Recent Years

Following the establishment of the UIP, and their actions towards claiming all of India, by invasion if necessary, Tamil Nadu has expended a lot of effort on arming itself. In many ways, this has been successful, as they have yet to be attacked or pressured, and indeed are considered to be rather low on the UIP's list of priorities.

In this, they have been greatly aided by the nations of South America, since 2004 joined loosely together in the South American Confederation. While the SAC has aided them to such an extent largely for their own interests in opposition to the ANZC, that is not to say that the aid has not been humanitarian in nature as well.

This larger amount of aid proved very useful when in 2005, several neighborhoods in Pondicherry erupted into rebellion. Over a hard-fought week-long battle, the Tamil forces routed the rebels, razing these neighborhoods to the ground. The city, previously allowed to maintain something like its special status under the Indian government, lost its position as a result, and a clique of extreme Tamils was put in charge, quickly renaming the city to "Puducherry."

With the new agreements observed between the UIP and Siberia, elements of the government have grown worried, as what has previously held the UIP back - the SAC threat to cease sending them any aid - seems like it will vanish shortly. The government, however, remains confident that the UIP will think twice before planning any invasion of Tamil Nadu.


The country is still ruled by the nationalists who first declared independence in 1984. It can only be described as a dictatorship, despite their claims to the contrary. There are no actual elections, as the country has been in a state of 'emergency' due to the constant presence of the UIP, and before that, the states it formed out of, since its formation.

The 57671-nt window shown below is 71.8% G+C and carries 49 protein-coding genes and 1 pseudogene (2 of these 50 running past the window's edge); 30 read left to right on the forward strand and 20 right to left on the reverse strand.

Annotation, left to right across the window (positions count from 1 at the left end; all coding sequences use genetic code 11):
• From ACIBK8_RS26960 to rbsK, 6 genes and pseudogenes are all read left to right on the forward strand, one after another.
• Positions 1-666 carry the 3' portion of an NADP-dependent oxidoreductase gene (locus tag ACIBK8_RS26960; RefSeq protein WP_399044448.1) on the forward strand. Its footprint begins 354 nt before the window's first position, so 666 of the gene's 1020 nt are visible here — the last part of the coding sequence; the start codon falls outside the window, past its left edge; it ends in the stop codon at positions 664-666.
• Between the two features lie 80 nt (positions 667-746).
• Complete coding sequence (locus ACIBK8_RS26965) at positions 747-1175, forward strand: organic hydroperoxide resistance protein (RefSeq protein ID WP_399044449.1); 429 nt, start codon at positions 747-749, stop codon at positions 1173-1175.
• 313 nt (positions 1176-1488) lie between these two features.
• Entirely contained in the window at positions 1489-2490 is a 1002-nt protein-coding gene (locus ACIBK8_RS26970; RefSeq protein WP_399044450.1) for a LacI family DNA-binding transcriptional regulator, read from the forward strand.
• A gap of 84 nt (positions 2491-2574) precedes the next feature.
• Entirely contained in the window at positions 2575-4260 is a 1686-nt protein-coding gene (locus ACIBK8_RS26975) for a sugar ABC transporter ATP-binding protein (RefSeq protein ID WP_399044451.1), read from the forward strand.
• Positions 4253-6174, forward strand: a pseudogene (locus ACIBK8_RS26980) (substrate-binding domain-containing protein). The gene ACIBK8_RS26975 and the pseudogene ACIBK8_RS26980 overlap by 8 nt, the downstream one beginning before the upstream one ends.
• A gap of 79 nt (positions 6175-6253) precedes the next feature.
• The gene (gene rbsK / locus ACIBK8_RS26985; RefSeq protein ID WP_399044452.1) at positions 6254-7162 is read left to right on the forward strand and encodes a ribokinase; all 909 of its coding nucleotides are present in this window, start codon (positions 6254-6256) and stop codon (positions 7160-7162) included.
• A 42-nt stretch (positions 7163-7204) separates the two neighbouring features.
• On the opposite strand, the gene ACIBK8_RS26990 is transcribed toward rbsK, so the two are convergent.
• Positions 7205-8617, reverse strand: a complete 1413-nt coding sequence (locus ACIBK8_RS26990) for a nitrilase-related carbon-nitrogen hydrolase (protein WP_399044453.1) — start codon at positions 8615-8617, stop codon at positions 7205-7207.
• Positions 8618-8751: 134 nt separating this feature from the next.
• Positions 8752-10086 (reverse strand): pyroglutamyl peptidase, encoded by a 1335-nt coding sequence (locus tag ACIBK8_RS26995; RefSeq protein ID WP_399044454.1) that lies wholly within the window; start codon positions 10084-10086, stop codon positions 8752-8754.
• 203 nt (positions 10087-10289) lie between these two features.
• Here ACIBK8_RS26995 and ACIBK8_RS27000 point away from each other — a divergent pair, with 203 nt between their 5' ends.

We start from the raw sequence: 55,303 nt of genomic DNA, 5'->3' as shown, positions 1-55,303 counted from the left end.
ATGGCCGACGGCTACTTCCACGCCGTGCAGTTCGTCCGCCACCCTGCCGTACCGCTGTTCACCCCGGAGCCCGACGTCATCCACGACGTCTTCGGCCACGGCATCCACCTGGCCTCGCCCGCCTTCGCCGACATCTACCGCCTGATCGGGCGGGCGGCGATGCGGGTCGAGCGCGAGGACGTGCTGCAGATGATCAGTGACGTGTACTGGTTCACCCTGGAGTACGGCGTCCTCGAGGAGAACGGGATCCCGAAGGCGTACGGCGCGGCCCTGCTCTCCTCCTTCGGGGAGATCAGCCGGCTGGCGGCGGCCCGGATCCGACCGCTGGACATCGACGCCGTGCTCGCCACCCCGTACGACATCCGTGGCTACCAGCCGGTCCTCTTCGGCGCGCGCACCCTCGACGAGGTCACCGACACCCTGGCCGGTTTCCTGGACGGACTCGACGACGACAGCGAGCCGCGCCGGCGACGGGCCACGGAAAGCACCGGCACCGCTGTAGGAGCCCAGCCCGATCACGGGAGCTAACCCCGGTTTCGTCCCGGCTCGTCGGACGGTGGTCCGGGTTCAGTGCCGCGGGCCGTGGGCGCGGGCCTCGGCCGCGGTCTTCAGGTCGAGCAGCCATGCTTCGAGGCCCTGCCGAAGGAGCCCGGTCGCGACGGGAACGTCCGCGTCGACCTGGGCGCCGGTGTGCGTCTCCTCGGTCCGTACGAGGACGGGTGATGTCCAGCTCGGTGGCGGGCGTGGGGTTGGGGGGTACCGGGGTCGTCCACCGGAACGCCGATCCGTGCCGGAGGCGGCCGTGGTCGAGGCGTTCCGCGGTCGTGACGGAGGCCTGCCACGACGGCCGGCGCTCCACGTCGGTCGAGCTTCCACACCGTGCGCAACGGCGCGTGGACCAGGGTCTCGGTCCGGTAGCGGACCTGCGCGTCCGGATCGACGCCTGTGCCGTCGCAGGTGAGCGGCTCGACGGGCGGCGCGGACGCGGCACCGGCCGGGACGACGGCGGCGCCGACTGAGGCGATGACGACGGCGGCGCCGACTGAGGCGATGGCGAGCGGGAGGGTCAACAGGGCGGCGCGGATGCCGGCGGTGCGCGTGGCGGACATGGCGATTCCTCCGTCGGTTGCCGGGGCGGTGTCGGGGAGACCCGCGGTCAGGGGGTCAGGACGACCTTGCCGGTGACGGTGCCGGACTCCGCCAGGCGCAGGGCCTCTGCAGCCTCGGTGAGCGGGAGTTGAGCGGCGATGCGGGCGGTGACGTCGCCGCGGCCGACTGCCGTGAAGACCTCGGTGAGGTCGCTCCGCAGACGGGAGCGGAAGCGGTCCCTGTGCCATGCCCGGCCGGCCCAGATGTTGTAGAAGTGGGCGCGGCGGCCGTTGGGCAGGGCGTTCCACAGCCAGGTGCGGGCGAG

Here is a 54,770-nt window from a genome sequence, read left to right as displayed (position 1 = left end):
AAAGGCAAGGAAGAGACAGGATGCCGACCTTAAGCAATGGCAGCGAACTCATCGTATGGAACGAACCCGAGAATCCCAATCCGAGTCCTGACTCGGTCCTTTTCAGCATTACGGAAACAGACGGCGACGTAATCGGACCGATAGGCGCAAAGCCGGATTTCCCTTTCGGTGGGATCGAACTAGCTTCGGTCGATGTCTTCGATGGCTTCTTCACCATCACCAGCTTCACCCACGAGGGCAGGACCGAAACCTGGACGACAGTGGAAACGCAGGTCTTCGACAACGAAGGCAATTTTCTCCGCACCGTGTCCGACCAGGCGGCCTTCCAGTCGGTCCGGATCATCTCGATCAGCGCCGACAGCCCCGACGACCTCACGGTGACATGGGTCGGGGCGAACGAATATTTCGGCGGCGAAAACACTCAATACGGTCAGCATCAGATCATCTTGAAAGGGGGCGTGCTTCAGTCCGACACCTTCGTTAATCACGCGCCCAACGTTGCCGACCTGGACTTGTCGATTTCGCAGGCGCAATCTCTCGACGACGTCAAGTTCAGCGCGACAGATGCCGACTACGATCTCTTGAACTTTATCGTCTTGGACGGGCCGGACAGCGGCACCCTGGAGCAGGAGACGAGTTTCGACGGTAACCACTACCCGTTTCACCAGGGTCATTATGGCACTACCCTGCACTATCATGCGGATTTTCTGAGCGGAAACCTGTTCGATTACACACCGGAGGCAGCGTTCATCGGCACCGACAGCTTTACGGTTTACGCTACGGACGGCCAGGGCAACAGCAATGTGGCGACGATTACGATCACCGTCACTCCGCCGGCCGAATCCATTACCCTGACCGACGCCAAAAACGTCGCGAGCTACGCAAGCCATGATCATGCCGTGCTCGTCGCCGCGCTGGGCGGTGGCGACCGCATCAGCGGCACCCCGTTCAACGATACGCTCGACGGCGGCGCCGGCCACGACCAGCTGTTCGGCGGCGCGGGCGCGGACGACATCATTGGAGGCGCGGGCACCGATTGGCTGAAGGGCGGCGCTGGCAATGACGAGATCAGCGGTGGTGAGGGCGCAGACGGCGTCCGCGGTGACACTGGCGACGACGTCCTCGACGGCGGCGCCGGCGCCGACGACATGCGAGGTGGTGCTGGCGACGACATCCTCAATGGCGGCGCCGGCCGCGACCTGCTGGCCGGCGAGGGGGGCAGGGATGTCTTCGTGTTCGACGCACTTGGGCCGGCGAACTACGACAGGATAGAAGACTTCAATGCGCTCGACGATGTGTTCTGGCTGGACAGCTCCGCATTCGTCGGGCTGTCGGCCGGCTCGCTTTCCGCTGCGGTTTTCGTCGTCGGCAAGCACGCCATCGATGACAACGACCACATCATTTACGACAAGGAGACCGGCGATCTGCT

All officials are appointed by the self proclaimed 'Great Leader' and on his command can also be removed from their positions.


Tamil Nadu has the strongest military of all the remnants outside of the UIP because of its ties with the SAC, and size. Its military is made up of three branches - the Army, the Navy and the Air Force - with the army being by far the largest of the three.

With crucial backing from the SAC, the army numbers around 500,000 soldiers. It also has another 600,000 or so in its reserves and militias.

The Tamil navy has around 5,000 personnel actively serving in the navy. Its navy is mainly composed of old patrol boats, and a very small number of larger ships. Most of these are captured vessels which used to be under the control of India.

The Tamil air force is perhaps the weakest section of the Tamil armed forces. It has around 8,000 personnel serving in various roles, from aircraft maintenance to helicopter training. It is mainly composed of around 50 aging MiG-21s and five MiG-23s.


After Doomsday, Tamil Nadu's economy plummeted as imports of food dropped of and fertilizer ran out. Only after outside contact and continuous SAC aid in fertilizer did an economy resurface.